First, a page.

We will have the opportunity to examine the impact of equality legislation as I recently announced a review. It is great legislation and has served us well but the review will be a useful exercise in looking again at the Employment Equality Act 1998 and the Equal Status Act 2000 to see how we can continue to strengthen and protect the most vulnerable groups in our society. I look forward to engaging with Senators on that review.
The Minister has made all the relevant points. To have a threshold of fewer than 20 employees at this point would be unduly onerous. It is not necessary just now. Having said that, it will be a very valuable aspect to examine in the four-year review of the legislation and how it is rolling out. I reassure Senator Byrne that the Employment Equality Act 1998 does not allow any discrimination on the basis of gender. Equally, given that there is a greater prevalence of part-time work among women, the Protection of Employees (Part-Time Work) Act 2001 instituted a requirement that part-time workers be given all the same conditions as full-time employees. That protection has is also in place. The thrust of this Bill is to ensure transparency and the publication of information by larger companies, rather than to undermine or embellish what is already a requirement and well rehearsed in all employment forums as a protection for female workers.
I welcome the Minister to the House. We had extensive conversations on this issue on Committee Stage but I will reiterate some of the points because they are arising here again. We have been waiting for this legislation since 2017, and most of us have probably been waiting for it most of our working lives as women.
It is important that we now move ahead with the Bill. I thank the Minister for accepting an amendment on Report Stage in the Dáil because the review will be key. We must not renegotiate something else at this point or postpone this for another three or four years. We need this legislation enacted and in place now. It gives us transparency and an understanding of what is happening across the board in companies.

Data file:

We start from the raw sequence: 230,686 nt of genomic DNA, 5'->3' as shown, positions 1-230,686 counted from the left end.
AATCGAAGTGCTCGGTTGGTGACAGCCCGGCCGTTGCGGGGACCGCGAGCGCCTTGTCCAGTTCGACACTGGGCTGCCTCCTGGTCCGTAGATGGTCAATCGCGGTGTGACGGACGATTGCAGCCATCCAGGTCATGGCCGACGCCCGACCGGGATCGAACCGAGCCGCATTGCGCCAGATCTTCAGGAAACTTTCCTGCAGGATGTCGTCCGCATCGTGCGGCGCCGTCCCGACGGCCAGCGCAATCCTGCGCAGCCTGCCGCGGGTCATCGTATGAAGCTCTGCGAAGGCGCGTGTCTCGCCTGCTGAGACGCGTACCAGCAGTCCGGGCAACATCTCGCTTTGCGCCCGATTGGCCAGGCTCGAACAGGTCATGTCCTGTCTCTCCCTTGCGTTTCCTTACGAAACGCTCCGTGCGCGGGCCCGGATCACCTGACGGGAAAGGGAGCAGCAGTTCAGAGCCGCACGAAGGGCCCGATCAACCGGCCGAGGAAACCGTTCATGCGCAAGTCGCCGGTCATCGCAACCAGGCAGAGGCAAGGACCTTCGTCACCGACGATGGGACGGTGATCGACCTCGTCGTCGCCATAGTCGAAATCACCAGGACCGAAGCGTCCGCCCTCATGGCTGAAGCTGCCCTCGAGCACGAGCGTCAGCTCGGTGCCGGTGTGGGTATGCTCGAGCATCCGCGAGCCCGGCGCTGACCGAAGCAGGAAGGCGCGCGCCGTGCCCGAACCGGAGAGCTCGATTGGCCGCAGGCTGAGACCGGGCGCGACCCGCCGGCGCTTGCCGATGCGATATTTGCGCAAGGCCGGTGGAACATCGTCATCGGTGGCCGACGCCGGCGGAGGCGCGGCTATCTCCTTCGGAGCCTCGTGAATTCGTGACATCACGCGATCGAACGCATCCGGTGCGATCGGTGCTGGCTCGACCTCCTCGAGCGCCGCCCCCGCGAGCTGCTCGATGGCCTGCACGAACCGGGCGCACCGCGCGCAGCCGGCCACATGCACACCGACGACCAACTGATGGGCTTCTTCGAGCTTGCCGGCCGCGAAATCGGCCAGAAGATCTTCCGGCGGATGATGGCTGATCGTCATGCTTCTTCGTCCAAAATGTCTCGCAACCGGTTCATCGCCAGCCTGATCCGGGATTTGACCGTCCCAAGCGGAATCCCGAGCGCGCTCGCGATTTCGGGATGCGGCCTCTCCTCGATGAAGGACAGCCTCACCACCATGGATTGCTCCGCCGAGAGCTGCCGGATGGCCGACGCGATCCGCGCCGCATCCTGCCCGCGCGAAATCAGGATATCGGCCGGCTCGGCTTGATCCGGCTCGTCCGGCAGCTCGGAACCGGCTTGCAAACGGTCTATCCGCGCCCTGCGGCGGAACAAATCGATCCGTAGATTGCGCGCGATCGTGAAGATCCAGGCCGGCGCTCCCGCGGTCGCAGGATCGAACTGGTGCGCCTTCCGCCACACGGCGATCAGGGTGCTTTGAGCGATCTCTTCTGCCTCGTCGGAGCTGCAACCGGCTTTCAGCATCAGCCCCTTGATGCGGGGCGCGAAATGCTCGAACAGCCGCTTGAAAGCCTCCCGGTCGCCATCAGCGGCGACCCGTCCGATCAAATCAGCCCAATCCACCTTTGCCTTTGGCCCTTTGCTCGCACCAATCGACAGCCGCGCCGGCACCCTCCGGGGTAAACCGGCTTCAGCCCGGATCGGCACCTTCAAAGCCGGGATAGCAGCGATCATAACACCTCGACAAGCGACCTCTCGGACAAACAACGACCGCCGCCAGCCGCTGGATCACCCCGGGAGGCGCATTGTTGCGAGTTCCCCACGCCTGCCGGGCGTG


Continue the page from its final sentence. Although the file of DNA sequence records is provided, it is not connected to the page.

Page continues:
It is not legal to discriminate. Having said that, it is difficult for individual employees within companies to take cases and that is why this legislation is important. This is an historic day. We finally have this Gender Pay Gap Information Bill 2019 before the House and, hopefully, it will pass today. I anticipate that all Senators will support it, and some of us just have these small issues with it.
Companies have been preparing for this legislation for years. As I said on Committee Stage, it has been companies of a certain size which have been preparing for and expecting this legislation to come into effect. Smaller companies were never to be included, so they have not been preparing and ramping up for it. We must give them time to do that. Perhaps when we come to review the legislation we will see that things have changed and companies will have more capacity and administrative capacity. I hope at that stage companies will see how well the legislation is working, how well this kind of transparency reflects on companies and perhaps then those smaller companies might take the leap. The review might perceive that and take it on board.
I echo the sentiments expressed by other Senators. We do want to get to the point where companies with fewer than 50 employees will be part of this benchmarking. There is nothing to stop them doing it voluntarily but we do have to consider, with all of the pressures they are under, especially at present, whether they have the HR infrastructure to cope. There is also the capacity and resources in the Irish Human Rights and Equality Commission, IHREC. It will have a role in this, as it is enabled to apply to the Circuit Court for an order requiring employers to comply with the regulations. This is something we will have to monitor as part of the review in the context of whether employers have the existing capacity to deal with this. Employers need to be taken into consideration but this is wide-ranging legislation and we need to consider how we support it from an infrastructural point of view. I agree with the sentiment. We are moving in the right direction and, as Senator Pauline O'Reilly said, it is an historic day.